What will concern Barcelona most about Sunday’s 3–1 defeat to Real Madrid is less the result than its nature. Eight games into the league season, this refurbished Barcelona had seemed to be ticking along nicely enough, with seven wins and a draw, but poor recent Champions League results followed by a Clásico defeat has led to a reassessment. And the truth is that Barcelona’s perilous financial position has raised the stakes: In an environment this fraught, any doubts could grow rapidly.
To an extent, this is the bifurcated nature of modern football. For the superclubs, a dreadful season can be finishing third. They exist on a different plane than the rest. They have the resources and the players to overwhelm clubs with less. For them to beat the mid-table and lower-ranking sides in their leagues is a matter of little consequence. What is important is what happens when they come up against the elite.
And the sad truth for Xavi and his new Barcelona is that in every game this season when it has played a top side, it has come up short—and always in the same way. Wins over Elche, Cadiz and Mallorca say little about Barcelona’s qualities. The warning signs came in the away game at Bayern Munich. Barcelona could legitimately say it had had chances through Robert Lewandowski and that it had been blown away in a brief burst just after halftime, but it turned out that game had not been an aberration. Rather, that was the beginning of a pattern.
It happened again against Inter at the San Siro, the site of a 1–0 Champions League defeat. Again, Barcelona had an excuse with a couple of tight VAR calls going in Inter’s favor. But then it happened again at home against Inter, with only Lewandowski’s brilliance salvaging a 3–3 draw. And then it happened against Real Madrid with Sunday’s defeat. In all four of those games, Barcelona had a lot of the ball, passed it around without looking overly menacing and was caught out by a more incisive team attacking intelligently on the break.
In the short term, the probability is of a group-stage exit in the Champions League for the second successive season. But the bigger question is the two issues raised in the medium-to-long term. Firstly, what level of failure can Barcelona survive? After it sold off a number of club assets in the summer to fund an astonishing transfer spree, the suggestion was that it had budgeted to reach the quarterfinal of the Champions League. Even before an admittedly tough draw, that was an ambitious target. Will more of its future television rights, further chunks of the club’s marketing agency, have to be sold off?
And the issue is not just the direct financial impact. How many seasons of early exits can Barcelona survive before players begin to doubt its potential to remain at the top table? When do players start to leave in search of silverware, or potential transfer targets turn Barcelona down because they believe other clubs offer a greater chance of medals?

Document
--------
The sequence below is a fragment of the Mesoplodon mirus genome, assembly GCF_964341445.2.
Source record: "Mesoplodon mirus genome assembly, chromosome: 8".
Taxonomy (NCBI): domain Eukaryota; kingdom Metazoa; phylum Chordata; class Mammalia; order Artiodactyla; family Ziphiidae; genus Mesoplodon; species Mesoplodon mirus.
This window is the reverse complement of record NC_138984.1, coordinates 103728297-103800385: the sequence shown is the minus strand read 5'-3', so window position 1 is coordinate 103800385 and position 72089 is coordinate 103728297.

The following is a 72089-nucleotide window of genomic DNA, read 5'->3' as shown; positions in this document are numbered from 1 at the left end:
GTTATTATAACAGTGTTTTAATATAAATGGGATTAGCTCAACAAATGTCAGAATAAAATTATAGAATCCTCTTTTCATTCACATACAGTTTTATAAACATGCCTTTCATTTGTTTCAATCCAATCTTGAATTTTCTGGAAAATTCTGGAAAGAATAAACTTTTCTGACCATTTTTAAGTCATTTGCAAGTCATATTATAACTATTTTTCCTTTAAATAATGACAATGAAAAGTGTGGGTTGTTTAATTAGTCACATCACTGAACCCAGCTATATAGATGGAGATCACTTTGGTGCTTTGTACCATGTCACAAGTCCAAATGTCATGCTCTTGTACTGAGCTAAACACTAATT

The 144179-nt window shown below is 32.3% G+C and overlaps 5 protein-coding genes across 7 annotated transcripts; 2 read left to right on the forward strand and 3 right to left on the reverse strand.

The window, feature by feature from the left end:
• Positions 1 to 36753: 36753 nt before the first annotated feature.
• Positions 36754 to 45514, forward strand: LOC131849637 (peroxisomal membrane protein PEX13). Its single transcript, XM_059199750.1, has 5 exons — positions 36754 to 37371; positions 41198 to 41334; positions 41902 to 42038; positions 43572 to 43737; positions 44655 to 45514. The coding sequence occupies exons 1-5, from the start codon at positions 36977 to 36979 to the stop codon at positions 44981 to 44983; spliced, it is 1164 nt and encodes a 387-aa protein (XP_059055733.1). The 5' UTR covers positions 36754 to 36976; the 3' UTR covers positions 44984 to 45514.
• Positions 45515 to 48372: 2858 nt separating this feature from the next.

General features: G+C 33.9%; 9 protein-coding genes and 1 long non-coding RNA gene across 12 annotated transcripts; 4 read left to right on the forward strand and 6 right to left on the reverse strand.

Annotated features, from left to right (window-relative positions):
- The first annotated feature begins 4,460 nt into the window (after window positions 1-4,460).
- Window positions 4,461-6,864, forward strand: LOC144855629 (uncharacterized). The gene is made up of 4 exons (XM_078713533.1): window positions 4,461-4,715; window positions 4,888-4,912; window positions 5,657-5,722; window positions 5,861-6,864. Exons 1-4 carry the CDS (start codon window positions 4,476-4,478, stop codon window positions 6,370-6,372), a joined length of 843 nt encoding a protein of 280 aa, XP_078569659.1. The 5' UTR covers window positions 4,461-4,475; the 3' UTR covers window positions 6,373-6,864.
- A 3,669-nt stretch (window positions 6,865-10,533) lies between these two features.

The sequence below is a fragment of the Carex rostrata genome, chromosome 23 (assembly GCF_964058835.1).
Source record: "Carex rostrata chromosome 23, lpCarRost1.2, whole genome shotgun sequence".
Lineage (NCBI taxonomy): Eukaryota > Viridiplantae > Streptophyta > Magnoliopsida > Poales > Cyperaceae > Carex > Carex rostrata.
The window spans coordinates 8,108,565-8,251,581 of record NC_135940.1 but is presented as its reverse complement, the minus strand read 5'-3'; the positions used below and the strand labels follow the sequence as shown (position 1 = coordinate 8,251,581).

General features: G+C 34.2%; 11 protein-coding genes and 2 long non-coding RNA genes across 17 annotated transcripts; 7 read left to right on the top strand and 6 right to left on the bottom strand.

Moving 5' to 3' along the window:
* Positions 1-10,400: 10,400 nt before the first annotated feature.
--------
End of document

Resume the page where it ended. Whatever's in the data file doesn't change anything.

And secondly, what does this say of Xavi’s qualities as a coach? He was always one of the more sanctimonious Barcelona players, regularly describing football as though it were a battle between good and evil, with Barça on the right side. But it’s one thing to do that when playing for a hugely successful team and facing down the threat of José Mourinho’s Real Madrid, which almost willfully took on the role of villains, and quite another when you’re a rookie manager leading a club whose behavior over the summer was, at best, questionable.
Xavi always seemed like such an intelligent player that the assumption was that he would take readily to management. It’s early yet, but there is a growing body of thought that he may be a cargo-cult coach, capable of parroting the dictums of Pep Guardiola but without his understanding—the result being something that has the appearance of great Barcelona football without the substance, lots of pretty passes, but with a soft underbelly and not much cutting edge.
The home game against Bayern next week offers a chance at Champions League redemption and consolation—or risks becoming the latest piece of evidence in the pattern that’s been building. That match is sandwiched between testing league games against Athletic Bilbao and Valencia. It seems as though the next couple of weeks will be a major factor in deciding how this season plays out—and that, in turn, could be decisive as it relates to the future of the club.
And if it does go wrong, if the club is not lured into a virtuous circle, what then? The problem is that the gamble of the summer leaves very little room for Barcelona to maneuver.
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